Harrisburg, PA – Acting Secretary of State Robert Torres reported this evening that today’s municipal election saw no widespread issues at polling places.
“The election was carried out statewide with little incident,” Secretary Torres said. “Thanks to properly trained poll workers and well-informed voters, most areas of the state saw only isolated issues.”
In York County, election officials are dealing with a ballot programming situation that could have allowed a voter to cast two votes for any candidate who cross-filed or who qualified for both the Democratic and Republican tickets. The county is also addressing reports that voters in some areas encountered difficulty in casting straight-party ticket votes.
“York County election officials have kept us informed throughout the day,” Torres said. “It is my plan to request York County conduct a full review and report on what occurred.”
Torres added that such a review, authorized under the Pennsylvania Election Code, will assist York County officials in implementing additional controls to avoid such occurrences in the future.
In Philadelphia, meanwhile, the election board confirmed a ballot printing error in some polling places that misstated the name of a candidate for Pennsylvania Commonwealth Court. Notices were placed in polling places informing voters of the error.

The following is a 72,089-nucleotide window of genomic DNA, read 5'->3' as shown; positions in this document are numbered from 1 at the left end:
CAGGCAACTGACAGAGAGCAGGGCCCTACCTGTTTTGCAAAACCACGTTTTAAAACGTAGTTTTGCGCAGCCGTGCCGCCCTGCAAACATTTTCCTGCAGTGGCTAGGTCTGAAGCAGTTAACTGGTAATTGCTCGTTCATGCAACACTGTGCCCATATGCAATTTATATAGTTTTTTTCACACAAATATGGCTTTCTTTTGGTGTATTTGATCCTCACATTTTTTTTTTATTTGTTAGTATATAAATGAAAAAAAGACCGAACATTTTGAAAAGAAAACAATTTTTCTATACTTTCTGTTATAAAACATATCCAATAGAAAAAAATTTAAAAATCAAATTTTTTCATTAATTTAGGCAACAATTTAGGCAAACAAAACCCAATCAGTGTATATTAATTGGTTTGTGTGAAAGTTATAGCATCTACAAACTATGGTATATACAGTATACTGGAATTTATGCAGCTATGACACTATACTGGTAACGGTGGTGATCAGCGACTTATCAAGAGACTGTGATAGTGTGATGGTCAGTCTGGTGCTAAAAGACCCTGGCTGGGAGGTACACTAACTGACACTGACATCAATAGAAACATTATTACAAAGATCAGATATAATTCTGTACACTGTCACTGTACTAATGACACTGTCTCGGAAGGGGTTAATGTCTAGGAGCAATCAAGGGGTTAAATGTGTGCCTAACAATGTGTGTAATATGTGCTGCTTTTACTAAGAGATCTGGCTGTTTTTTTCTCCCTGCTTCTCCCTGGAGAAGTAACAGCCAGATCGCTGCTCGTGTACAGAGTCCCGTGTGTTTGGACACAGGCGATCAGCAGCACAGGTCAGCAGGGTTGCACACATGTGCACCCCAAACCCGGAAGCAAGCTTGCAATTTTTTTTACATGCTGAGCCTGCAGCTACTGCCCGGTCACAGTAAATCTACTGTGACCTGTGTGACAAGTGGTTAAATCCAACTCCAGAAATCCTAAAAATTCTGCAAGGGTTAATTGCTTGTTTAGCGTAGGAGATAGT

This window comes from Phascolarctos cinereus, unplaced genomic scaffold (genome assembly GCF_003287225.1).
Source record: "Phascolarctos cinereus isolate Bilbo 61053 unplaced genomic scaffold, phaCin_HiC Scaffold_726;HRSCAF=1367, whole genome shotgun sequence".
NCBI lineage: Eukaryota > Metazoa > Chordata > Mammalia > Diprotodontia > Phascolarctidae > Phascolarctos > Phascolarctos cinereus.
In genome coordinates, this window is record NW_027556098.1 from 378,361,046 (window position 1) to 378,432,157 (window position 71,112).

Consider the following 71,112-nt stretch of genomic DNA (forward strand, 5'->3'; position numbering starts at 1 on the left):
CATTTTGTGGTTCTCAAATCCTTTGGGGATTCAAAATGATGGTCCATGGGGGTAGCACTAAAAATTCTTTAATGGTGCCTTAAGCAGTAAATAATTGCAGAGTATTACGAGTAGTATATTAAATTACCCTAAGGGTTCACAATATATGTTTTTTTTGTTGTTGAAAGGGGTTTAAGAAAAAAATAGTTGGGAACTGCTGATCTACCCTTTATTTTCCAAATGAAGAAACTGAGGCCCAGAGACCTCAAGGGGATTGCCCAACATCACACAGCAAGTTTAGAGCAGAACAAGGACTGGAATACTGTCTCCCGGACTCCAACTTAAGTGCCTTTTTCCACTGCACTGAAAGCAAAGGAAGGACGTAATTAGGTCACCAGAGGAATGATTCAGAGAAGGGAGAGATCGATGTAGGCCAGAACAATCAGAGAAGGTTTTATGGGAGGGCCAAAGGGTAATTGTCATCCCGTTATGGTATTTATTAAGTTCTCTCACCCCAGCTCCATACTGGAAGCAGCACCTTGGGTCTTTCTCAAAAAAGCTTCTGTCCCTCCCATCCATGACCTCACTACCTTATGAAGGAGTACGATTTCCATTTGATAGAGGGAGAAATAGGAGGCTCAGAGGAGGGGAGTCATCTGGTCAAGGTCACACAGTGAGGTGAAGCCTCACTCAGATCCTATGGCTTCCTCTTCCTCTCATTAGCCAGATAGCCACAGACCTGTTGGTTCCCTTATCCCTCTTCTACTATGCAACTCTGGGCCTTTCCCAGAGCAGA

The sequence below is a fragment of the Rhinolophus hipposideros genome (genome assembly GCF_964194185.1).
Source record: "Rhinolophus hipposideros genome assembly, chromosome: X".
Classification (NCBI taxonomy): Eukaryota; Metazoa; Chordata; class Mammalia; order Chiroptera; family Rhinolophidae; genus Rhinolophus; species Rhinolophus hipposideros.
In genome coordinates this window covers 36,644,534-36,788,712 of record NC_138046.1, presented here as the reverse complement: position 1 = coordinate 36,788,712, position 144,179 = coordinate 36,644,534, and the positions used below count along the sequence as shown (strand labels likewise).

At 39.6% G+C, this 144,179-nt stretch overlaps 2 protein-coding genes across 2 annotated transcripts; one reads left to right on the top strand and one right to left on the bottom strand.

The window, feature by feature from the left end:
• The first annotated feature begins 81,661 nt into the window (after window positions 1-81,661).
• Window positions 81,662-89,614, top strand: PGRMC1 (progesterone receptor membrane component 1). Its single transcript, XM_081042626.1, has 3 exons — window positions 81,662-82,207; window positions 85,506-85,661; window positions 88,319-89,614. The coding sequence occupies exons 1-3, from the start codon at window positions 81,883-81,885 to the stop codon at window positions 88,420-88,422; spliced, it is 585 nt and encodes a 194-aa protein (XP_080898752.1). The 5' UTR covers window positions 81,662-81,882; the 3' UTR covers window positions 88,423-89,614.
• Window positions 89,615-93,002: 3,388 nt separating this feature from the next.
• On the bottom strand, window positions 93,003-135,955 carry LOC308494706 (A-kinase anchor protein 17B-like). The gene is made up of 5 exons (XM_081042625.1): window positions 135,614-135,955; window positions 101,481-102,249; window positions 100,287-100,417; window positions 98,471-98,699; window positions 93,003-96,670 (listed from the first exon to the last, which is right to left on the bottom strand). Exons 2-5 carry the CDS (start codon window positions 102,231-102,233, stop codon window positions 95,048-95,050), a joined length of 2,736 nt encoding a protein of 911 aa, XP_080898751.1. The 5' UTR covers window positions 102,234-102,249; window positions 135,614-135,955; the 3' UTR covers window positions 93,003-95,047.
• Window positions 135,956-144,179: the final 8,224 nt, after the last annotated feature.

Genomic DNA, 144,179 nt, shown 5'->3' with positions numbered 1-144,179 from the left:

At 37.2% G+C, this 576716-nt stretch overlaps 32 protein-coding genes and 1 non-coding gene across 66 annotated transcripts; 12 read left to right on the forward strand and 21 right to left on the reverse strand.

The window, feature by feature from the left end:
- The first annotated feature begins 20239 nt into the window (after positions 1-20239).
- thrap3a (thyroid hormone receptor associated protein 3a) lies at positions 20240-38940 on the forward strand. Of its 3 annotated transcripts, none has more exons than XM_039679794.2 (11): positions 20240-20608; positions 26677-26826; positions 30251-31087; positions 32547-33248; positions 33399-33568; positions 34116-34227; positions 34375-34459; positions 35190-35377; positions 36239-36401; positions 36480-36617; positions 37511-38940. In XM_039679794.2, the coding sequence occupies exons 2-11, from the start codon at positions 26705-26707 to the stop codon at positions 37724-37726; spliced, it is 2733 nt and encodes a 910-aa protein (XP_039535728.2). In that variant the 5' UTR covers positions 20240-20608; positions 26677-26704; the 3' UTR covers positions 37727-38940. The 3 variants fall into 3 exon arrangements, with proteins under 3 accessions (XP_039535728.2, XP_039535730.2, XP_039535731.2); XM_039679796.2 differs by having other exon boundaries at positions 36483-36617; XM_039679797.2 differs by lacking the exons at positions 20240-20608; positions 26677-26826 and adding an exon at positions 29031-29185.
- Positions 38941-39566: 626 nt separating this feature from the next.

Chester County reported that voters in one apartment complex had been assigned to the wrong precinct. Election officials ensured that the 163 voters involved were able to cast ballots.
By the time polls closed at 8 p.m., Department of State staff had answered more than 600 calls received via the Commonwealth’s voter help line (1-877-VOTESPA). Most callers asked for help in locating their polling place.
Throughout the day, the Department monitored issues reported by voters, the counties or the Pennsylvania Emergency Management Agency (PEMA).
In the wake of severe storms, several northern counties reported weather-related incidents such as power outages at polling places, but coordination among local and state emergency personnel provided temporary power so voting could continue.
Torres pointed out that Pennsylvania’s election involved approximately 9,160 polling places. He thanked the tens of thousands of Pennsylvania poll workers who assisted with the election.
“Poll workers are in the front lines administering fair and reliable elections. They work long hours and have a strong sense of civic responsibility,” Torres said. “Their role is vital to our democracy.”
For unofficial election results, visit the Department of State election night returns website at electionreturns.pa.gov. The site provides statewide totals as well as county-by-county breakdowns of each race.
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